What is whiplash?

Whiplash is a neck injury that happens when the head suddenly gets jerked forward and then backward. This injury usually happens from car accidents or sports injuries, or when a baby is shaken too hard. A whiplash injury can damage different parts of the neck such as the:
Ligaments – Ligaments are tough bands of tissue that connect bones to other bones.
Bones – The neck has 7 bones (called “vertebrae”) that are stacked on top of each other.
Discs – Discs are cushions that sit between the bones.
Nerves – A bundle of nerves (called the spinal cord) travels down the middle of the spine. Nerves branch off from the spinal cord to all parts of the body.
Muscles – Muscles hold the head up and make the neck move.

What are the symptoms of whiplash?

Common symptoms include:
Neck pain
Muscle tightness or spasm
Being unable to move your neck or turn your head
A headache, especially in the back of the head

Should I see a doctor?

You should see a doctor if:
Your symptoms are bothersome or get worse.
Your symptoms don’t improve after you treat them at home for a few weeks.
You have numbness or weakness in your arms or legs.
Will I need tests? Your doctor should be able to tell if you have whiplash by learning about your symptoms and doing an exam. Some people with whiplash will need tests. Depending on your symptoms and how long they have lasted, your doctor might do an X-ray, MRI scan, or CT scan. These are imaging tests that can create pictures of the inside of your body. How is whiplash treated? Whiplash usually gets better on its own within 2 to 3 weeks. But some people have symptoms for longer. To help with your pain and symptoms, you can:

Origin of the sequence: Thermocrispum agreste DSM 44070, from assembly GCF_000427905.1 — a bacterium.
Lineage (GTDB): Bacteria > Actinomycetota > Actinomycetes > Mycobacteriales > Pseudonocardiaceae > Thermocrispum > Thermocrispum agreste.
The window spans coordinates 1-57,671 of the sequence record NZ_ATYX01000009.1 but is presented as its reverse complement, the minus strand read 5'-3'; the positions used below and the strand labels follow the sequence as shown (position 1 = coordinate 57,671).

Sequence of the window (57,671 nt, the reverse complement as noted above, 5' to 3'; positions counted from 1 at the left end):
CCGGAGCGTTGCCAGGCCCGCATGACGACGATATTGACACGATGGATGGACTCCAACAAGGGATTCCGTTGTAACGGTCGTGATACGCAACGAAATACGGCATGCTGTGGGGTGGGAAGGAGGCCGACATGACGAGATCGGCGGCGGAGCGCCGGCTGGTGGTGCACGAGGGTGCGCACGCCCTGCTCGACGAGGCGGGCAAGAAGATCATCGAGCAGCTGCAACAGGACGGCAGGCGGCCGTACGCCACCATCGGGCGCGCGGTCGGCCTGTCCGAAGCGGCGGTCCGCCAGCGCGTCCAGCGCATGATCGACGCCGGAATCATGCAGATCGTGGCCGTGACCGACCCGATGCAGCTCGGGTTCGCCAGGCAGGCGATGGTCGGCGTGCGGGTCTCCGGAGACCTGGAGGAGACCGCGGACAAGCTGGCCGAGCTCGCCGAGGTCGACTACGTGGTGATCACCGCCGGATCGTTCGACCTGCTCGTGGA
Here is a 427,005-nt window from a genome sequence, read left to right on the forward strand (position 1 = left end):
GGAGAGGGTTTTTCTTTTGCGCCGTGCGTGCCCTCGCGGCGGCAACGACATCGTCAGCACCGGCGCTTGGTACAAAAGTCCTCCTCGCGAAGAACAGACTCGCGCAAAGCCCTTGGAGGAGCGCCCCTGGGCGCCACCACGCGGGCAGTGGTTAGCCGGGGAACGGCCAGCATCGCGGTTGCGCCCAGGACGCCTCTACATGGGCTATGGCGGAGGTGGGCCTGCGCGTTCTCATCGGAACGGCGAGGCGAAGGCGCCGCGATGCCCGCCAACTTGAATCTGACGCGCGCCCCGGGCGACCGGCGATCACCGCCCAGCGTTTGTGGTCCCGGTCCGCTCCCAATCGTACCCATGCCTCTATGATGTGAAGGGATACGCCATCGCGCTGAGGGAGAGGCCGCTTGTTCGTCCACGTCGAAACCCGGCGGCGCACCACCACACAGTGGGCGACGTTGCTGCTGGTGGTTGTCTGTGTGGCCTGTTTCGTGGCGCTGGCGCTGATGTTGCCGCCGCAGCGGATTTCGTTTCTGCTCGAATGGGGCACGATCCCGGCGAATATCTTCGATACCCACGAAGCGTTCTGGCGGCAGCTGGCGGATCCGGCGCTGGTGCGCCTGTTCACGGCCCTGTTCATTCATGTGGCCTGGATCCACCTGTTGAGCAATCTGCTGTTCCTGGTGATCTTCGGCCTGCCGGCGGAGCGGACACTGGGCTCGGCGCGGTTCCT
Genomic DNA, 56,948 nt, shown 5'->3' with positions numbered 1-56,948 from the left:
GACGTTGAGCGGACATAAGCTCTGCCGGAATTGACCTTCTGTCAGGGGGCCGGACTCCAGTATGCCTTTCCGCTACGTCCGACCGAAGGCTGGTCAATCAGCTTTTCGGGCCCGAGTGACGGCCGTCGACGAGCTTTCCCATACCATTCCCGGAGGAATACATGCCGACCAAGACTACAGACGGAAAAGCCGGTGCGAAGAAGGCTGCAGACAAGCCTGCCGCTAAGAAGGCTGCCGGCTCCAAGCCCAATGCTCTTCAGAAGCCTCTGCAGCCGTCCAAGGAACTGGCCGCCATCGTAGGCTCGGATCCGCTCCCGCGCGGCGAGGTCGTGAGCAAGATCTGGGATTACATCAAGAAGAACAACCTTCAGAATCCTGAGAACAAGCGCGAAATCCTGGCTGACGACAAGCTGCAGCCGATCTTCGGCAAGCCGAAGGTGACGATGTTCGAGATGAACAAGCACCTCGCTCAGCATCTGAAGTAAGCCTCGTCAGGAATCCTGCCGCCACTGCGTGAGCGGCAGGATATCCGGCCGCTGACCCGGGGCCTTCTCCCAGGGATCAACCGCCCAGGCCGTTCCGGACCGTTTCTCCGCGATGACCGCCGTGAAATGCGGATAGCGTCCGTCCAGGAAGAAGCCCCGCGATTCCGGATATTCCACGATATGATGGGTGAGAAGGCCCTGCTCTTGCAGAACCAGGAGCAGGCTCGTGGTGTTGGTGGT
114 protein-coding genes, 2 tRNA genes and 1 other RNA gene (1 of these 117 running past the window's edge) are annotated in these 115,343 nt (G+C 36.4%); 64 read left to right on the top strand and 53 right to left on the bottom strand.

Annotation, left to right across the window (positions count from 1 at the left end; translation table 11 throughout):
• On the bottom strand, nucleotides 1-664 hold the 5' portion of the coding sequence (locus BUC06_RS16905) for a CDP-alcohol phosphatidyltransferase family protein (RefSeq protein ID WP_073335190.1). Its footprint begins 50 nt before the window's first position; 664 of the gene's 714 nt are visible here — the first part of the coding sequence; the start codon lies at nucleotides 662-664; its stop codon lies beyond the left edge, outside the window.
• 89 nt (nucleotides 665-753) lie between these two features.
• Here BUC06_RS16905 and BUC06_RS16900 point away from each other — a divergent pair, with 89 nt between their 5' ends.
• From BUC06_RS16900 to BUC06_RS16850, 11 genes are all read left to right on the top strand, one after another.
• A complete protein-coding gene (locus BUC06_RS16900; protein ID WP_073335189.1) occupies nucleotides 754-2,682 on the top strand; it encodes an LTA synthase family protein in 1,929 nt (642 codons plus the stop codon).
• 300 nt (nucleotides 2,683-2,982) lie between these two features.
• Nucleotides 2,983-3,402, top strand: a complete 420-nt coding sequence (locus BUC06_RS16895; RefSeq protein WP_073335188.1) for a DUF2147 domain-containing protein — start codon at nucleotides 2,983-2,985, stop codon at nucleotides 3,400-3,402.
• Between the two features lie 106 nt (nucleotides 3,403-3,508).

Take a pain-relieving medicine –
Practice good posture – Don’t carry bags by wearing their shoulder straps on your shoulder. Also, avoid sitting for too many hours at a time.
When you do sit, sit up straight and keep your shoulders back. When you sleep, keep your head and neck in line with your body. You might have less pain if you sleep on your back with pillows under your thighs.
Do neck stretches and exercises – Your doctor will show you which stretches and exercises to do, and tell you how often to do them.

What if my symptoms are severe or don’t get better?

If your symptoms are severe or don’t get better, your doctor might recommend:
Medicines – Your doctor can prescribe strong pain medicines. He or she can also prescribe medicines to relax your muscles (called “muscle relaxants”) for when you sleep.
Physical therapy (working with an exercise expert)
Cervical joint injections- studies have shown that the cervical facet joints are the most commonly injured structure in whiplash type injuries. A diagnostic block can help further prove this.
If these treatments don’t help, your doctor will talk with you about other possible treatments.

What treatments are NOT helpful?

Most doctors do not recommend that people wear soft neck collars, especially for long periods of time. If a neck collar eases your pain, wear it for less than 3 hours at a time. Wearing a neck collar for too long can make your neck muscles get too weak. Other treatments that are NOT helpful include surgery or a treatment that pulls on the head to lengthen the neck (called “cervical traction”).